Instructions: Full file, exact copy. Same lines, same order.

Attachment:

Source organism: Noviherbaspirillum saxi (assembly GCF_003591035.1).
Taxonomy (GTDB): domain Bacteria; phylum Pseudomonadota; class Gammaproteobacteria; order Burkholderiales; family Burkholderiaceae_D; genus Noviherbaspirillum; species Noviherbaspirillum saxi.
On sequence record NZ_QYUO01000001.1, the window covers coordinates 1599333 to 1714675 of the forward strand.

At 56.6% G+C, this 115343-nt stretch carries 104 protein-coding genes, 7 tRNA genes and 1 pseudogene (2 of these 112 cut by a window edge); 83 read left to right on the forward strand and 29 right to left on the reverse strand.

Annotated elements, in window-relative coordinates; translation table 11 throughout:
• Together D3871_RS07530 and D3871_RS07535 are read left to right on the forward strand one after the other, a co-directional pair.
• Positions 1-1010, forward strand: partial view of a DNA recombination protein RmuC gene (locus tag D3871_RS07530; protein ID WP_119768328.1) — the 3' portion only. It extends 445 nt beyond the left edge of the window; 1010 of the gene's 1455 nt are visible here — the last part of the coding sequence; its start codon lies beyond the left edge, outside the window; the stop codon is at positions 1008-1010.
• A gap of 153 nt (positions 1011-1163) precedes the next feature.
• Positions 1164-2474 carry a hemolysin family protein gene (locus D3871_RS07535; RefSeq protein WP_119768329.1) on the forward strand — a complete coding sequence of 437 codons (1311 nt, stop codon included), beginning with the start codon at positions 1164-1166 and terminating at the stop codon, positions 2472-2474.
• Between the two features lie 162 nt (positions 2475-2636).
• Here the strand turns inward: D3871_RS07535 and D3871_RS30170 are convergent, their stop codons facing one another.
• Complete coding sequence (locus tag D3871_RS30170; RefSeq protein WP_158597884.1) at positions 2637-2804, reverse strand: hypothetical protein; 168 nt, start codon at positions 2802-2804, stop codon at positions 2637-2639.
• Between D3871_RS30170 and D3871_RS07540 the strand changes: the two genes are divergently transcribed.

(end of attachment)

Source organism: Noviherbaspirillum saxi (assembly GCF_003591035.1).
Taxonomy (GTDB): domain Bacteria; phylum Pseudomonadota; class Gammaproteobacteria; order Burkholderiales; family Burkholderiaceae_D; genus Noviherbaspirillum; species Noviherbaspirillum saxi.
On sequence record NZ_QYUO01000001.1, the window covers coordinates 1599333 to 1714675 of the forward strand.

At 56.6% G+C, this 115343-nt stretch carries 104 protein-coding genes, 7 tRNA genes and 1 pseudogene (2 of these 112 cut by a window edge); 83 read left to right on the forward strand and 29 right to left on the reverse strand.

Annotated elements, in window-relative coordinates; translation table 11 throughout:
• Together D3871_RS07530 and D3871_RS07535 are read left to right on the forward strand one after the other, a co-directional pair.
• Positions 1-1010, forward strand: partial view of a DNA recombination protein RmuC gene (locus tag D3871_RS07530; protein ID WP_119768328.1) — the 3' portion only. It extends 445 nt beyond the left edge of the window; 1010 of the gene's 1455 nt are visible here — the last part of the coding sequence; its start codon lies beyond the left edge, outside the window; the stop codon is at positions 1008-1010.
• A gap of 153 nt (positions 1011-1163) precedes the next feature.
• Positions 1164-2474 carry a hemolysin family protein gene (locus D3871_RS07535; RefSeq protein WP_119768329.1) on the forward strand — a complete coding sequence of 437 codons (1311 nt, stop codon included), beginning with the start codon at positions 1164-1166 and terminating at the stop codon, positions 2472-2474.
• Between the two features lie 162 nt (positions 2475-2636).
• Here the strand turns inward: D3871_RS07535 and D3871_RS30170 are convergent, their stop codons facing one another.
• Complete coding sequence (locus tag D3871_RS30170; RefSeq protein WP_158597884.1) at positions 2637-2804, reverse strand: hypothetical protein; 168 nt, start codon at positions 2802-2804, stop codon at positions 2637-2639.
• Between D3871_RS30170 and D3871_RS07540 the strand changes: the two genes are divergently transcribed.